It turns out neither species is probably eligible for the title of earliest toolmaker. In the 1990s, archaeologists recovered even older Oldowan tools at the Ethiopian site called Gona, dating to 2.6 million to 2.5 million years ago. Identifying the toolmaker is tricky because no fossils have been found in association with the artifacts, and there weren’t many hominid species present in East Africa during this time period to pick from. Paranthropus aethiopicus is one possibility. But so far only one skull and a few jaws of the species have been found in one area of Kenya, so not much is really known about the hominid.
A better choice might be Australopithecus garhi. The species was discovered at a site about 55 miles south of Gona, in association with animal bones that display the characteristic markings of butchering—indirect evidence of tool use. Again, not much is known about A. gahri, as scientists have only found one skull, some skull fragments and one skeleton that is tentatively considered part of the species.
Even these tools, however, are probably not the oldest stone tools, say Sileshi Semaw, director of the Gona Paleoanthropological Research Project, and the other researchers who found the Gona artifacts. The tools at this site are so well made, requiring such precision, that the anthropologists suspect that by 2.6 million years ago hominids had been making stone tools for thousands of years.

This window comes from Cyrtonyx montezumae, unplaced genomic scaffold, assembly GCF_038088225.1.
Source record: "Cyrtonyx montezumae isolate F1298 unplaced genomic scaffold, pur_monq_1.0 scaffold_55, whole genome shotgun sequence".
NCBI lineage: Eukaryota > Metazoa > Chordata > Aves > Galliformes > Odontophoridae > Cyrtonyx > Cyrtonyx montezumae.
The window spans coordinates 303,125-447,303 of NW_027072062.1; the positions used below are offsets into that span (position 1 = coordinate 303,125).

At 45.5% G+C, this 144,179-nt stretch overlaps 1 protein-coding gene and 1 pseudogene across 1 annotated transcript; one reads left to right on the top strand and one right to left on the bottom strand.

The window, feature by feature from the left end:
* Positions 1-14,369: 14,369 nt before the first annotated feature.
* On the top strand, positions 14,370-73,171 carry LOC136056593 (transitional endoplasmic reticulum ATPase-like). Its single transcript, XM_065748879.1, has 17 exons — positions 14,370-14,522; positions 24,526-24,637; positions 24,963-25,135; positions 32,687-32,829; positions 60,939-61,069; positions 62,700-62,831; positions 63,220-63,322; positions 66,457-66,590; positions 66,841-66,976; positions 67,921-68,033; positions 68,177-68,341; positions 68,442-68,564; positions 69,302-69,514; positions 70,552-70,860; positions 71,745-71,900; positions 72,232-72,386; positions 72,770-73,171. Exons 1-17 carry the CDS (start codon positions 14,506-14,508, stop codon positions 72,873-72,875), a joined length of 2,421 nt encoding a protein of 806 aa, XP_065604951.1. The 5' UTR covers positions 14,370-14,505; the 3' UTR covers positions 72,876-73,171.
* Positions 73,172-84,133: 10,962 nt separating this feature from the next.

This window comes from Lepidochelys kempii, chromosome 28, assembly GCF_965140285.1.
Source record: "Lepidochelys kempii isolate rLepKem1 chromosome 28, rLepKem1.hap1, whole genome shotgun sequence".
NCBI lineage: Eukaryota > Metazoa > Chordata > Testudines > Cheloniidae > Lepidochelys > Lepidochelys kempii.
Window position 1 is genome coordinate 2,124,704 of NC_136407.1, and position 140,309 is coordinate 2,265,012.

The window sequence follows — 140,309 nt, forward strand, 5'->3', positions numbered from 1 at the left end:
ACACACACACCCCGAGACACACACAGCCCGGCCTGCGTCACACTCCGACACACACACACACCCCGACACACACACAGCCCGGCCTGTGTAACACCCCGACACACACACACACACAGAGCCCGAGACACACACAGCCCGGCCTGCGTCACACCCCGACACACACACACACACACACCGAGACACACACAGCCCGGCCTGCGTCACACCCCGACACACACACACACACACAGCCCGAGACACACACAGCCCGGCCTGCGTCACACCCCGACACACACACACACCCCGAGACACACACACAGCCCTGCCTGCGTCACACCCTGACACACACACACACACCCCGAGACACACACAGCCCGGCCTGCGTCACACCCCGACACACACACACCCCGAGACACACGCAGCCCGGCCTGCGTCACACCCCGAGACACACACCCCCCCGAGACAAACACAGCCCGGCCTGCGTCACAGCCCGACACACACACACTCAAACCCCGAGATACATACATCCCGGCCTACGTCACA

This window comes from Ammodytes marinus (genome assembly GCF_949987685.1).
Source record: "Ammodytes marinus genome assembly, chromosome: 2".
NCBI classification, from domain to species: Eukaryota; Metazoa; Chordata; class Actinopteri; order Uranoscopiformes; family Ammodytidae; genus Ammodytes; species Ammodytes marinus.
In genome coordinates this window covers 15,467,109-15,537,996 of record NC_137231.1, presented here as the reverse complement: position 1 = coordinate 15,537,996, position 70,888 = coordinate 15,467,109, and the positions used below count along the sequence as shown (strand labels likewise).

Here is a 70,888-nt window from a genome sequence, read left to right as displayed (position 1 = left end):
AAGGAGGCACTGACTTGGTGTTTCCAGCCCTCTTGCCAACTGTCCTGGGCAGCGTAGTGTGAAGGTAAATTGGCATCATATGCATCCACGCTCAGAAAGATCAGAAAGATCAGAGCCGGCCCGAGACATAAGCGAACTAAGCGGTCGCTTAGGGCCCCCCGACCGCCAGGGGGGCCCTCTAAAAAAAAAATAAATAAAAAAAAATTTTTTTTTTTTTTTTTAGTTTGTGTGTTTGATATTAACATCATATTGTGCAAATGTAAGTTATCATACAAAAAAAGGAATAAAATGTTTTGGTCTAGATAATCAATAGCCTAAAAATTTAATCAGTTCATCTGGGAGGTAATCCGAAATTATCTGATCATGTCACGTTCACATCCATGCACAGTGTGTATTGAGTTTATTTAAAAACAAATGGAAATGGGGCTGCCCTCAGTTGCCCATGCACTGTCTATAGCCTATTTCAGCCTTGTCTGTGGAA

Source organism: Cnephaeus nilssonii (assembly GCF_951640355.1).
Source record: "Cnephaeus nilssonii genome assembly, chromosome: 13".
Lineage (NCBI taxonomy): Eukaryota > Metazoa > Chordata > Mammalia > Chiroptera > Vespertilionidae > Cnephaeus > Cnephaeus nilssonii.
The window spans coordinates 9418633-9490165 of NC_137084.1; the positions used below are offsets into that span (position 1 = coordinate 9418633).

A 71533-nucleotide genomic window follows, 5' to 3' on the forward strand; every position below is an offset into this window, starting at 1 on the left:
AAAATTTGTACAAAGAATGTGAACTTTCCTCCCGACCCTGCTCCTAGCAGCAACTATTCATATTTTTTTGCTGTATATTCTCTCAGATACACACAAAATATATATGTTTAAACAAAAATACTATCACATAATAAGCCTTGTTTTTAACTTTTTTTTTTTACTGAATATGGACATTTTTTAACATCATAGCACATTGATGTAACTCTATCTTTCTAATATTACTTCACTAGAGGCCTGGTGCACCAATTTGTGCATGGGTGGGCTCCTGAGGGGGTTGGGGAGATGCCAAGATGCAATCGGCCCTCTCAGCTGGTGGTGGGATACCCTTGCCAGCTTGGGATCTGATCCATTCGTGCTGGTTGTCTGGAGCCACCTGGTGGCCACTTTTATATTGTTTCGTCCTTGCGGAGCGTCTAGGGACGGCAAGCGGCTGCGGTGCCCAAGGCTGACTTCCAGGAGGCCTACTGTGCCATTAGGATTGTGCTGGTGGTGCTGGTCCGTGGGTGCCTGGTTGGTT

In 2010, a group of archaeologists claimed the origins of stone tools went back another 800,000 years. Shannon McPherron of the Max Planck Institute for Evolutionary Anthropology in Germany and colleagues announced they had discovered signs of butchering at another Ethiopian site, dating to 3.39 million years ago. The rib from a cow-sized hoofed mammal and the leg fragment from a goat-sized mammal contained microscopic scratches indicative of cutting and scraping to remove flesh and pounding to break open a bone to retrieve marrow. The only hominid species around at that time was Australopithecus afarensis, Lucy’s species. McPherron’s team suggested tools have not yet been found with Lucy’s kind because early tool use was probably not as extensive as it was later on. So hominids were probably making fewer tools and thus leaving behind fewer artifacts for scientists to unearth.